Design and Development of ZomBee Watch Citizen Science Website
Oral Defence Date:
Professors Petkovic and Wong (CS); Hafernik (Biology)
The honey bee (Apis mellifera) is a victim of unexplained die-offs around the world. Recently, Core et al (2012) discovered that the phorid fly Apocephalus is infecting honey bees in the San Francisco Bay Area. Parasitized honey bees show "zombie-like" behavior leaving their hives at night. These bees are attracted to nearby lights where they become disoriented and die. The ZomBee science team now wants to determine the geographic extent of "ZomBee" infection via a citizen science WWW site. The goal of this project was to design a highly usable WWW site with three main functions: a) easy ways for citizens to submit information about suspected infected bees; b)management and administration functions which allow the ZomBee science team to communicate with users and to verify information before posting it; and c) an interactive map-based interface for viewing the verified data on the location of the honey bee infestation. Challenges in designing this WWW site included the need to make it easy to use especially for a complex three-step submission process, and to allow easy data management and information viewing while preserving the privacy of users who submitted the data. For the development of the site, we used the most modern Software Engineering (SE) methods such as Agile processes, and User Centered Design. For the infrastructure, we chose a Django, Python-based framework which allowed us fast prototyping. The site has been deployed on Amazon WWW services since July 2012, and has strong user involvement (1360 registered users) and considerable press and media visability. This is a joint project between the SFSU Biology Department, the Computer Science Department, and the Center for Computing for Life Sciences.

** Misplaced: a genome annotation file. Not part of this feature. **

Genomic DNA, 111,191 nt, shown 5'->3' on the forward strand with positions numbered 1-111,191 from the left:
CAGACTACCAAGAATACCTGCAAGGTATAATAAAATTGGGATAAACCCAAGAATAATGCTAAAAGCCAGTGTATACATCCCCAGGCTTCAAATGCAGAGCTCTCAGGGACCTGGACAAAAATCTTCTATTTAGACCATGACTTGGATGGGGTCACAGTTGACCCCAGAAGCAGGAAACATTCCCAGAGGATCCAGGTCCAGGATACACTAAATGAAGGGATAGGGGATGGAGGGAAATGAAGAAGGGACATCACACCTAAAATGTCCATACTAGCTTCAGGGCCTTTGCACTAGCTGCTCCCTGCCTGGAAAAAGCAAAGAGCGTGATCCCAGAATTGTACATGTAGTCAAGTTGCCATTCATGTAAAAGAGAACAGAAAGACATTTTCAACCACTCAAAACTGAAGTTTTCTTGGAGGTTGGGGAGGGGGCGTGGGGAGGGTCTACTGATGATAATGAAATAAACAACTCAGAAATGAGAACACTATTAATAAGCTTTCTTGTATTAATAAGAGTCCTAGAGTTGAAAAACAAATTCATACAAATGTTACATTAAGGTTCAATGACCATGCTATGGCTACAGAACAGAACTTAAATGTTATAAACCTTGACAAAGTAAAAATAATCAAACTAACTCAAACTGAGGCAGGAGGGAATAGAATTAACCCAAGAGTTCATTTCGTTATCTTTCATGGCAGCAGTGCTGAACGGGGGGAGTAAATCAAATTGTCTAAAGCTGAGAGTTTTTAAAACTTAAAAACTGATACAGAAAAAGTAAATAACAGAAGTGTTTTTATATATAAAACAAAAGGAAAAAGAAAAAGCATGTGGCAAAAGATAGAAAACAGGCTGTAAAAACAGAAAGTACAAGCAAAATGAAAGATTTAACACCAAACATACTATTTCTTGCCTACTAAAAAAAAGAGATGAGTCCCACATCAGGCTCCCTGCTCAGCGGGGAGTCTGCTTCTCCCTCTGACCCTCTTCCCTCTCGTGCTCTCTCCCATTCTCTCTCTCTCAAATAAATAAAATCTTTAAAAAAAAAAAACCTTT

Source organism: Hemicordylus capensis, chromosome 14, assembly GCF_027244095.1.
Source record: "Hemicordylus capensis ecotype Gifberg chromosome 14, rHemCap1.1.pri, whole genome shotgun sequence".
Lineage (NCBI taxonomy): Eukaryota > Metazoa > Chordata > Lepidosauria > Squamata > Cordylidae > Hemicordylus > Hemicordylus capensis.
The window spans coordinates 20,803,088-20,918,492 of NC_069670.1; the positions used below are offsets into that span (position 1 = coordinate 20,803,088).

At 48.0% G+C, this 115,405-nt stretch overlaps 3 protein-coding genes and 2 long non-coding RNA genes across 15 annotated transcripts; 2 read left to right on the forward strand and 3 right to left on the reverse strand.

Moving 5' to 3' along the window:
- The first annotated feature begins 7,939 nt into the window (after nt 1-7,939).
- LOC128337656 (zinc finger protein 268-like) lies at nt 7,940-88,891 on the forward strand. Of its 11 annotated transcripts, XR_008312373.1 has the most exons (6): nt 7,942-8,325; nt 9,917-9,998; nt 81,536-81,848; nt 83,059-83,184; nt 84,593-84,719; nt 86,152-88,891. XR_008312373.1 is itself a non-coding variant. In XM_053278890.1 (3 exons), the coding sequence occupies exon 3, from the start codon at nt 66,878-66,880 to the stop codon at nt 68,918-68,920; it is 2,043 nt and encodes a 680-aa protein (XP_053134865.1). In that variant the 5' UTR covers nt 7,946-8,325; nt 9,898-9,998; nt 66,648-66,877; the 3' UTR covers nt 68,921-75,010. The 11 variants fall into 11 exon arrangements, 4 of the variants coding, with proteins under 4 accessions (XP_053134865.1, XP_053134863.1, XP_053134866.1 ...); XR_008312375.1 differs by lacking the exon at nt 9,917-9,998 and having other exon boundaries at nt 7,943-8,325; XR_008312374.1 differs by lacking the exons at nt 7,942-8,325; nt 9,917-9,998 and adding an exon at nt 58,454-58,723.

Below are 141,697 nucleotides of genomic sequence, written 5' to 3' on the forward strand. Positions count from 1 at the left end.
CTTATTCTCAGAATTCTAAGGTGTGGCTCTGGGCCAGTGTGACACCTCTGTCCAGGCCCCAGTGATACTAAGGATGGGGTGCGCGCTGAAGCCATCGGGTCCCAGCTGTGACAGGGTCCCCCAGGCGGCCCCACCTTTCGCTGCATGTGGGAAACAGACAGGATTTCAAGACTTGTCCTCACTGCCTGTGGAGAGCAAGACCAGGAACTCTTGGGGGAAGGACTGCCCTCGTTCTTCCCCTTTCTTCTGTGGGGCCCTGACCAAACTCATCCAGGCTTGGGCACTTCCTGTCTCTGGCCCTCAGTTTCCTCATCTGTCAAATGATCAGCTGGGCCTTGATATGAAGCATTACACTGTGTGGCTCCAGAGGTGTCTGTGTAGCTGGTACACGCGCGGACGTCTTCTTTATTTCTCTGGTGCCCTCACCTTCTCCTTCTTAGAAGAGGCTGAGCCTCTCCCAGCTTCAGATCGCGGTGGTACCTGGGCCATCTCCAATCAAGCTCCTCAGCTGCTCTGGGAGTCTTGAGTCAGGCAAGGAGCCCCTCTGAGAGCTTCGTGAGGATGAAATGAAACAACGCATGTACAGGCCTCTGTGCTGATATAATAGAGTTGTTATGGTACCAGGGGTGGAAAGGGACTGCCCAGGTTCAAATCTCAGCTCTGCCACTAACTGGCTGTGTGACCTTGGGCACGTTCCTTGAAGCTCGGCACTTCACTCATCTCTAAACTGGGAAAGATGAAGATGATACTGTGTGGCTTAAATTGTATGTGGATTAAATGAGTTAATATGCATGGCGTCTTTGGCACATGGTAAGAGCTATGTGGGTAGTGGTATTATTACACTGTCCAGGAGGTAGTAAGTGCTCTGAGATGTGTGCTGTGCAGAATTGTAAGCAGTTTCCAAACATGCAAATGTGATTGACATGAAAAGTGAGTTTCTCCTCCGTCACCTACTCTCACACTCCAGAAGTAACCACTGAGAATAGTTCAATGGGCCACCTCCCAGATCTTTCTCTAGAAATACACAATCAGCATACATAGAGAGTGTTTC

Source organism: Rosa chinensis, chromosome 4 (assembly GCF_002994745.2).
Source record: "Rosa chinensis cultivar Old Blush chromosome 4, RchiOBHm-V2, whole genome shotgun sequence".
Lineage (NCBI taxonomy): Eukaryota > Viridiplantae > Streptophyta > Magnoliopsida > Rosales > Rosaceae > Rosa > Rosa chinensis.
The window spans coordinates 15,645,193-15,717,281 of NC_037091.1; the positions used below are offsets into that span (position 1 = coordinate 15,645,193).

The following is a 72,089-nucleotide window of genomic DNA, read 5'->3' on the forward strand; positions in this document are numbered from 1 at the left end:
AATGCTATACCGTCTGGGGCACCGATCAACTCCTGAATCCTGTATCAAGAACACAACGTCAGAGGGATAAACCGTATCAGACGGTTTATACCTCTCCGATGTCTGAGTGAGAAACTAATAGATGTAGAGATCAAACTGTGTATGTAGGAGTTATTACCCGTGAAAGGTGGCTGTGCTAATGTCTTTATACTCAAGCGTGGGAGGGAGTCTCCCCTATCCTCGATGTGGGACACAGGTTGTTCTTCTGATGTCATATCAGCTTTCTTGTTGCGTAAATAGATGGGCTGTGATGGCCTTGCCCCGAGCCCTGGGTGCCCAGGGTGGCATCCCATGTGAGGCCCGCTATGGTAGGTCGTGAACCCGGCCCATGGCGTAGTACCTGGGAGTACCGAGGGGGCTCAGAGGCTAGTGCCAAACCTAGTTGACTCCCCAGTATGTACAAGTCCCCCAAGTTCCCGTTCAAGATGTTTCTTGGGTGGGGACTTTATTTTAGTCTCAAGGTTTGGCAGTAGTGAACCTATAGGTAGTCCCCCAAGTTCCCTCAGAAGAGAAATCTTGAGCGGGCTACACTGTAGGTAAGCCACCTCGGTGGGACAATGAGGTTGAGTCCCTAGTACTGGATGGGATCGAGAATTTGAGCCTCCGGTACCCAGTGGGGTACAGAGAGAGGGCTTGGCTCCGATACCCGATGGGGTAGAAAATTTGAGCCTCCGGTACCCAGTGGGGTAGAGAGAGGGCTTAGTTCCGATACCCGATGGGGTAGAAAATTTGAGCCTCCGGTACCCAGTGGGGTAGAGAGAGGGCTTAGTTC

ZomBee infection, honey bee, citizen science, Internet